And when it comes to teaching four children different subjects? “We’ve got it down,” she says.
The Johnsons join like-minded families at a cooperative called Center Point Homeschool Fellowship every other Monday. The cooperative consists of 30 families with 76 children in total. The group eats lunch together, then the students attend three hours of classes. Two of the classes are academic and one is meant to be more fun and active.
“The classes are usually based on what is needed at the time,” Mandy says.
For example, this year, two older girls were learning Spanish, so a mother who is fluent in Spanish stepped in to teach a class. Johnson teaches geography and also has a love for Alabama history, a subject usually taught in public schools in fourth grade.
The ages of students range from nursery to high school seniors. They even began a National Beta Club for junior and senior students this year. National Beta Club is an organization that recognizes high academic achievement, character, leadership skills and service. Establishing a sense of community is a big factor to be successful with home-schooling.
“Having the cooperative involved helps with socialization. Between co-op and church activities, we often joke that we wish our kids were less social because they never meet a stranger,” Mandy says.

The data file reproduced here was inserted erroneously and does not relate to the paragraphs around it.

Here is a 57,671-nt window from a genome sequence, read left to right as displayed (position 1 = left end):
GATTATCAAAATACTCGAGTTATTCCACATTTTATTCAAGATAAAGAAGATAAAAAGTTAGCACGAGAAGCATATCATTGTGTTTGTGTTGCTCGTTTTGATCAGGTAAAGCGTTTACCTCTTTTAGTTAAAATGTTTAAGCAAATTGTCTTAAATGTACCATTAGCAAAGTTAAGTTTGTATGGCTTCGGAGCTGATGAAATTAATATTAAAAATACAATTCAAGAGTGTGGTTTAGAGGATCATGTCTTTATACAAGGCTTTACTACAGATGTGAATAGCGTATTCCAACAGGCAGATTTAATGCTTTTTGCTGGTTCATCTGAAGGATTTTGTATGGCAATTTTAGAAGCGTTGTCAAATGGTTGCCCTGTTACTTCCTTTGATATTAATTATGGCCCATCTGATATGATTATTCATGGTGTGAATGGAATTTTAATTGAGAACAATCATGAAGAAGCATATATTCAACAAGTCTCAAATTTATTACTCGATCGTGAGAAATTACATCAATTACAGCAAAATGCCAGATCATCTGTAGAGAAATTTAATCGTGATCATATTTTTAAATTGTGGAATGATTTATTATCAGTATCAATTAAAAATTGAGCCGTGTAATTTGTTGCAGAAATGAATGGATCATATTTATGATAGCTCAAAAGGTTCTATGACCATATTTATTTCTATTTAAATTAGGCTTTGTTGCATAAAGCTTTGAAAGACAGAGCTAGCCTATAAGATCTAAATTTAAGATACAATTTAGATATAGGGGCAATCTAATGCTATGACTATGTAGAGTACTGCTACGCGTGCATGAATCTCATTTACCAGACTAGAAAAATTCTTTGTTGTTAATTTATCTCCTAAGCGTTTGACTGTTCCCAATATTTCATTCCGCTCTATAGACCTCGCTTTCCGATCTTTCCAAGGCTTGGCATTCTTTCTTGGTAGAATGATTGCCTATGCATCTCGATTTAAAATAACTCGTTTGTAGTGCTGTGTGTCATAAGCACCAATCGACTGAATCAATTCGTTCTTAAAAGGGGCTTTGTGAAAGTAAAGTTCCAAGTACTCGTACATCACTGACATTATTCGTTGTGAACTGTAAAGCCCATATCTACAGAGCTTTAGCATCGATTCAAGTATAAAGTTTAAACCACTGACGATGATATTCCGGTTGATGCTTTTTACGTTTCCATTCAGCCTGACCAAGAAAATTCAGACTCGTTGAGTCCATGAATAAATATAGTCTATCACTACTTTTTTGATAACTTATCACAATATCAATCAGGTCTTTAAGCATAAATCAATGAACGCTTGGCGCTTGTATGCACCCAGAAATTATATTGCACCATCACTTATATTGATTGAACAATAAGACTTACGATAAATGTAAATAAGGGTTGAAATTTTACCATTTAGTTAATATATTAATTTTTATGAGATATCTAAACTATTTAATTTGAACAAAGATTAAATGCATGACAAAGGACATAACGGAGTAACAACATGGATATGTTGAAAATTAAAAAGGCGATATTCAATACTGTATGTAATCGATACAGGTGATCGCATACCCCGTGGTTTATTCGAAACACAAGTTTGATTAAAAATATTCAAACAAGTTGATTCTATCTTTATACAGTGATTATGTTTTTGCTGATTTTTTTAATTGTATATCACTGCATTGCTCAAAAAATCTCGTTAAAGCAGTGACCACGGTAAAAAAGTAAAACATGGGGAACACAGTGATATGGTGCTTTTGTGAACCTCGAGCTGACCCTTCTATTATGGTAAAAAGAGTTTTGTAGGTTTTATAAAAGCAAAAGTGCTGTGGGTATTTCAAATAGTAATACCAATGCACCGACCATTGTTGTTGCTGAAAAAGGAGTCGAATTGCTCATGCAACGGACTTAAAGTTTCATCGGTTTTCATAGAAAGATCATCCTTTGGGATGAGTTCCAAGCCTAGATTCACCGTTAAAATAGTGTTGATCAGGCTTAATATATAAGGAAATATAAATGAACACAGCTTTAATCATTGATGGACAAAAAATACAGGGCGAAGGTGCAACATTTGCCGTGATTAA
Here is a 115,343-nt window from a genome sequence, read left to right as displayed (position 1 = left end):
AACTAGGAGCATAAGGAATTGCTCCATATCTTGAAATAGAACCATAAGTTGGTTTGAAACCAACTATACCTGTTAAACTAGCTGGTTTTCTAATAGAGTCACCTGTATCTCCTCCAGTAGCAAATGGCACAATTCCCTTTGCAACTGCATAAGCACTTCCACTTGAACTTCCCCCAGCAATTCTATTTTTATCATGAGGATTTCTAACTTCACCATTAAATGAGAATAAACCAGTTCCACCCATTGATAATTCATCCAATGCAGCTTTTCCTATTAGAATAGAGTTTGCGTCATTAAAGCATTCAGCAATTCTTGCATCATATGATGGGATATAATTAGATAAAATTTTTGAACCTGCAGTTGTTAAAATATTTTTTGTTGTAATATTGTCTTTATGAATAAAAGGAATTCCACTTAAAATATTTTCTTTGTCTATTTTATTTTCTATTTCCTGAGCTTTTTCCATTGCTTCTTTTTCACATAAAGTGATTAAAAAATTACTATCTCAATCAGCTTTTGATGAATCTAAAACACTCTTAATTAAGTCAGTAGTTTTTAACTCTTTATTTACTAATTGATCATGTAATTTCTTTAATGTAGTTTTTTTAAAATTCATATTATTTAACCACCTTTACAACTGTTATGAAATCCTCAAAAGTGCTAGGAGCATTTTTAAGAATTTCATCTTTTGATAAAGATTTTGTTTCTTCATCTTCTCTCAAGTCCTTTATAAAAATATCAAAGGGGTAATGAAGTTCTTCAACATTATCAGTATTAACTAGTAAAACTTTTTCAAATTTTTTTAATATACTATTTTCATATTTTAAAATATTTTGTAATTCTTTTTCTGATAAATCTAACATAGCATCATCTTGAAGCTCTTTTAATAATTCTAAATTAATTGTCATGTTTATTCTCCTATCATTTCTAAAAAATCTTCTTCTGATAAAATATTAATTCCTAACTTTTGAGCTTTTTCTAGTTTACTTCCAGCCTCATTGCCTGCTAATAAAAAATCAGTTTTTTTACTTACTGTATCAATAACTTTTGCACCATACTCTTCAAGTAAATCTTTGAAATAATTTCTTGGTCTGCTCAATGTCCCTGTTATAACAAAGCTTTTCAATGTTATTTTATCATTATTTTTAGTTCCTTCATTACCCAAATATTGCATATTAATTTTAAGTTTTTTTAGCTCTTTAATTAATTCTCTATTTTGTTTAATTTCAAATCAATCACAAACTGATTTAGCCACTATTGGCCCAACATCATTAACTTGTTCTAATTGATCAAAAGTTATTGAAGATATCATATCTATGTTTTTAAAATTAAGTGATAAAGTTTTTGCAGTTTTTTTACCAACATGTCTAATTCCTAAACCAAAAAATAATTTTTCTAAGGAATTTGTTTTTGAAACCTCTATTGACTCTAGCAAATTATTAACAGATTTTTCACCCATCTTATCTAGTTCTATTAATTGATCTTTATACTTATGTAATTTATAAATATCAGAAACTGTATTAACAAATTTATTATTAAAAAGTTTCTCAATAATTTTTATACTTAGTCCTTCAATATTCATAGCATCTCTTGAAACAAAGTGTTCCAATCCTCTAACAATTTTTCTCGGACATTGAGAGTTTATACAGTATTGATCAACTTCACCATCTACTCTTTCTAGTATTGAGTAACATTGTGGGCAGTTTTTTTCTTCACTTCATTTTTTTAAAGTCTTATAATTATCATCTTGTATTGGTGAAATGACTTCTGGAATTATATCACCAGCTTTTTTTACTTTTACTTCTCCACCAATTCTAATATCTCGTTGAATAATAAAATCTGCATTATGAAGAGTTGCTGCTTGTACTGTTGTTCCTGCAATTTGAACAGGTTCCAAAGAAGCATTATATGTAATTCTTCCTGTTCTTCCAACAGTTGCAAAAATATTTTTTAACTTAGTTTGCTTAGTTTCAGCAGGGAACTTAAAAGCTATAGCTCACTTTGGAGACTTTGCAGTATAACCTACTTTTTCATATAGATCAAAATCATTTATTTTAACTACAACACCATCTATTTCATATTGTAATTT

While the thought of home-schooling can seem really daunting to some, Mandy admits it’s not for everyone, but she says if anyone is on the fence about whether or not they should try home-schooling, they should just jump in.
“It’s hard. It’s definitely not an easy road, but I can’t imagine doing anything else. It’s been such a blessing to our family,” she says.
When times get tough, Mandy suggests revisiting the reasons you began home-schooling.
“Go back to the calling of why you are doing it. Don’t give in to the lie that every tough moment is permanent. Don’t be afraid to admit where you are weak. Find online resources, ask other parents what they are doing and reach out to people who can give you further insight,” she says.